Who is DannyDuffy?
Is he the twenty-two year old who entered 2011 as the 68th best prospect in all of baseball? The guy who obliterated minor league competition, striking out 407 batters in just 350 innings? The guy who allowed just seven hits per nine innings and less than three walks per nine?
Or is he the twenty-two year old who could not get the third strike against major league hitters? The guy who allowed almost four and one-half walks per nine innings, struck out just over seven batters per nine and was tagged for 119 hits in just 105 innings of major league work?
What we currently know about Danny Duffy is that he has marvelous pure stuff. His major league fastball averaged over 93 mph and touched 95 easily. He brings a big curve, at times devastating and a decent changeup. He is a pitcher who got two strikes against batters more often than C.J. Wilson did and who probably was somewhat unlucky given that his xFIP of 4.53 was considerably better than the 5.64 earned run average that will forever reside on the back of his baseball card.
Who is Danny Duffy? Is he a future top of the rotation guy like Tom Glavine?
Glavine was, stuff wise, a far different type of pitcher than Duffy is, but in the low minors he was a guy who averaged more than a strikeout per inning and saw his walk rate rise as he rose through the minors. He broke into the majors at the age of 21, making nine starts in 1987 and was simply awful (5.54 ERA, 5.9 BB/9, 3.6 K/9). Glavine was only slightly better in 1988: starting 34 games at the age of 22, throwing 195.1 innings, walking 2.9/9, but striking out just 3.9/9 on his way to a pedestrian 4.56 ERA.
In 1989, Glavine shaved nearly a full run of his ERA and his walk rate fell to its lowest mark of his minor and major league career. He regressed some in 1990, but still threw 214 innings and then, in 1991 won the Cy Young Award. He finished second in the Cy Young voting in 1992 and third in 1993 and was basically a number one/number two type (probably not an ace) pitcher for more than a decade.
Who is Danny Duffy? Is he John Danks?
Danks also broke into the majors at age 22, starting 26 games and allowing 160 hits and 28 home runs over just 139 innings. Danks finished that 2007 season with an ERA of 5.50, an xFIP of 4.76, a walk rate of 3.5/9 and a strikeout rate of 7.1/9. For his minor league career, Danks had struck out 9.2 batters per nine innings and walked 3.3.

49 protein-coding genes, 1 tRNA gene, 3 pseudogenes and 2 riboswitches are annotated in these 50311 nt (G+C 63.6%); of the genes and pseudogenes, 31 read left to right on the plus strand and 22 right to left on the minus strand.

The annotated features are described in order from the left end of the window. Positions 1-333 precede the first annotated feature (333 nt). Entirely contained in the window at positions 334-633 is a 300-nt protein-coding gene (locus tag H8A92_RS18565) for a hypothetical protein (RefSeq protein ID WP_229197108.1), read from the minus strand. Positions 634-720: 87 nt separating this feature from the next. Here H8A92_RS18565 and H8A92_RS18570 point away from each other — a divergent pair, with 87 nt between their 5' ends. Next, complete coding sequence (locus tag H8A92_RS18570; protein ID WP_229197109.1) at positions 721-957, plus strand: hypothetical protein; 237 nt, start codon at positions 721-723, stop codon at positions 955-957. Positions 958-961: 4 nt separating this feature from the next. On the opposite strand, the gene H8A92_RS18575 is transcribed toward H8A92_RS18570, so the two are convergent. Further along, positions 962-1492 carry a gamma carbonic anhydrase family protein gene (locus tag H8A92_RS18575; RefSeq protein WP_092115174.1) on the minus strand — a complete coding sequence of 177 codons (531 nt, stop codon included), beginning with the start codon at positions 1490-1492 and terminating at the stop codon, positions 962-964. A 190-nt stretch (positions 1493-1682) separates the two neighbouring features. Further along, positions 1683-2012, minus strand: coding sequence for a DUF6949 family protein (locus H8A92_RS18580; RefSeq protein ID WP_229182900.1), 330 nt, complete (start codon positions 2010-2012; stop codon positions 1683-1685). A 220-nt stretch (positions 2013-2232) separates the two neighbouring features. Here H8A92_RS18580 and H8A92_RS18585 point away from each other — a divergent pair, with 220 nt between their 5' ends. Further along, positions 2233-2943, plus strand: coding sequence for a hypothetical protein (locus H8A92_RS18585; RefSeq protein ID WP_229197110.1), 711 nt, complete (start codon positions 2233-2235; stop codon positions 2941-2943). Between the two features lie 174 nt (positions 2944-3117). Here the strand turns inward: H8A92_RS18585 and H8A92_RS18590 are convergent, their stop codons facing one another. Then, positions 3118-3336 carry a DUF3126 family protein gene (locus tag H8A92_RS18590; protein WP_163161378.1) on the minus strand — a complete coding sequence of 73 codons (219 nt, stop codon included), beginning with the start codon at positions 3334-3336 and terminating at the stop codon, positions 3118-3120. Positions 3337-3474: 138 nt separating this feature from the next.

As a 23 year old in 2008, John started 33 games, threw 195 innings and posted an ERA of 3.32 (xFIP 3.82). While his strikeout rate was basically unchanged (and has remained unchanged in the three seasons since), Danks dropped his walk rate considerably in 2008, down to 2.6/9. What Danks really did, however, was keep the ball in the park and, after being tagged for 10.4 hits per 9 innings as rookie, held it under 8.5/9 from 2008 through 2010.
I view John Danks as marginal number two/solid number three starter who has a chance to become even better. At age 26, he has already contributed 16.3 career fWAR to the White Sox, gobbled up just under 1,000 innings and started 150 games. The Royals could do a lot worse than have Danny Duffy become their John Danks.
Of course, maybe Danny Duffy is Randy Wolf.
Wolf emerged on the major league scene in 1999 at, you guessed it, the tender age of twenty-two. In the minors, Wolf had struck out just under a batter per inning and had a career walk rate in 344 innings of 2.9/9. He appeared in 22 games as a rookie, starting 21 and while his strikeout rate held, Randy walked five batters for every nine innings he pitched on his way to a 5.55 ERA and a 5.14 FIP (he’s old enough that xFIP is not available at Fangraphs).
As a full-time rotation member in 2000, Wolf threw 206 innings, posting rates of 7.0K/9 and 3.6 BB/9 and shaved well over a run off his ERA down to 4.36 with a roughly equal FIP of 4.46. The following season, Wolf’s strikeout rate went back up to his minor league levels, his walk rate dropped below three and his ERA and FIP dipped in the threes.